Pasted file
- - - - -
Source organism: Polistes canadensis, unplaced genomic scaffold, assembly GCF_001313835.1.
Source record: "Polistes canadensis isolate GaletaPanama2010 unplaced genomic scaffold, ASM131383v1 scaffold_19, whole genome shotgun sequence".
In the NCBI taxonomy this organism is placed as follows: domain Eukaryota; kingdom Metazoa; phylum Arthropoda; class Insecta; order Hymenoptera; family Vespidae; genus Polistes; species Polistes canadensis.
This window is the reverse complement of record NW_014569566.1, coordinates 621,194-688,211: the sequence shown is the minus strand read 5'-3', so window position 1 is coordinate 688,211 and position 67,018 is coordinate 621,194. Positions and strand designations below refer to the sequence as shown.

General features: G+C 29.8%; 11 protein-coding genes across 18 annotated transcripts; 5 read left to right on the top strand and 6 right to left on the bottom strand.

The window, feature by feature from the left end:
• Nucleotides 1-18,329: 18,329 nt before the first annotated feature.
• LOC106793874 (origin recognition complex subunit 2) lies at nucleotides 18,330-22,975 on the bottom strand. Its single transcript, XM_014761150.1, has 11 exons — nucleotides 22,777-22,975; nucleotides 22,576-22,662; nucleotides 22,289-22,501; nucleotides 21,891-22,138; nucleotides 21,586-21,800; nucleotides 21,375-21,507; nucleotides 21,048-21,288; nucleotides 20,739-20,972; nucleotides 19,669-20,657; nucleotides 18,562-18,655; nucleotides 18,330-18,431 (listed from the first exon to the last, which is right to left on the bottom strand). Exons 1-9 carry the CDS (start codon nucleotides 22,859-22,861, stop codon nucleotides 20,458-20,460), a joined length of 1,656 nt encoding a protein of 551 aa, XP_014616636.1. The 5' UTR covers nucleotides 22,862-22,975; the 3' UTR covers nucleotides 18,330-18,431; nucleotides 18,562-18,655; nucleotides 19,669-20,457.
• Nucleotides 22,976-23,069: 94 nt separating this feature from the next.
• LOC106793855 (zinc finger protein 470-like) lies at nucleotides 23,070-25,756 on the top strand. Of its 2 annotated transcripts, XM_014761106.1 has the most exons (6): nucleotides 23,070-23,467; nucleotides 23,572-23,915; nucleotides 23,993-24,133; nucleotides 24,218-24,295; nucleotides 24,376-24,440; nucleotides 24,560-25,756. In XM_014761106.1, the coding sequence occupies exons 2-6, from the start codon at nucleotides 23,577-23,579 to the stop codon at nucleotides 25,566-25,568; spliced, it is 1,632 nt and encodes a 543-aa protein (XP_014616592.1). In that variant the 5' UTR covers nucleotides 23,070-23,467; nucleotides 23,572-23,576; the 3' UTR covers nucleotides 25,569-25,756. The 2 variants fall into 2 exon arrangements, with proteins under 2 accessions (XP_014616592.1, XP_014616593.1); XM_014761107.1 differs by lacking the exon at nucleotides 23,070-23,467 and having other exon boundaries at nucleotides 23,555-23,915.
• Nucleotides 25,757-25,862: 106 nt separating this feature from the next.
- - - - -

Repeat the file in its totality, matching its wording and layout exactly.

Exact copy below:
Source organism: Polistes canadensis, unplaced genomic scaffold, assembly GCF_001313835.1.
Source record: "Polistes canadensis isolate GaletaPanama2010 unplaced genomic scaffold, ASM131383v1 scaffold_19, whole genome shotgun sequence".
In the NCBI taxonomy this organism is placed as follows: domain Eukaryota; kingdom Metazoa; phylum Arthropoda; class Insecta; order Hymenoptera; family Vespidae; genus Polistes; species Polistes canadensis.
This window is the reverse complement of record NW_014569566.1, coordinates 621,194-688,211: the sequence shown is the minus strand read 5'-3', so window position 1 is coordinate 688,211 and position 67,018 is coordinate 621,194. Positions and strand designations below refer to the sequence as shown.

General features: G+C 29.8%; 11 protein-coding genes across 18 annotated transcripts; 5 read left to right on the top strand and 6 right to left on the bottom strand.

The window, feature by feature from the left end:
• Nucleotides 1-18,329: 18,329 nt before the first annotated feature.
• LOC106793874 (origin recognition complex subunit 2) lies at nucleotides 18,330-22,975 on the bottom strand. Its single transcript, XM_014761150.1, has 11 exons — nucleotides 22,777-22,975; nucleotides 22,576-22,662; nucleotides 22,289-22,501; nucleotides 21,891-22,138; nucleotides 21,586-21,800; nucleotides 21,375-21,507; nucleotides 21,048-21,288; nucleotides 20,739-20,972; nucleotides 19,669-20,657; nucleotides 18,562-18,655; nucleotides 18,330-18,431 (listed from the first exon to the last, which is right to left on the bottom strand). Exons 1-9 carry the CDS (start codon nucleotides 22,859-22,861, stop codon nucleotides 20,458-20,460), a joined length of 1,656 nt encoding a protein of 551 aa, XP_014616636.1. The 5' UTR covers nucleotides 22,862-22,975; the 3' UTR covers nucleotides 18,330-18,431; nucleotides 18,562-18,655; nucleotides 19,669-20,457.
• Nucleotides 22,976-23,069: 94 nt separating this feature from the next.
• LOC106793855 (zinc finger protein 470-like) lies at nucleotides 23,070-25,756 on the top strand. Of its 2 annotated transcripts, XM_014761106.1 has the most exons (6): nucleotides 23,070-23,467; nucleotides 23,572-23,915; nucleotides 23,993-24,133; nucleotides 24,218-24,295; nucleotides 24,376-24,440; nucleotides 24,560-25,756. In XM_014761106.1, the coding sequence occupies exons 2-6, from the start codon at nucleotides 23,577-23,579 to the stop codon at nucleotides 25,566-25,568; spliced, it is 1,632 nt and encodes a 543-aa protein (XP_014616592.1). In that variant the 5' UTR covers nucleotides 23,070-23,467; nucleotides 23,572-23,576; the 3' UTR covers nucleotides 25,569-25,756. The 2 variants fall into 2 exon arrangements, with proteins under 2 accessions (XP_014616592.1, XP_014616593.1); XM_014761107.1 differs by lacking the exon at nucleotides 23,070-23,467 and having other exon boundaries at nucleotides 23,555-23,915.
• Nucleotides 25,757-25,862: 106 nt separating this feature from the next.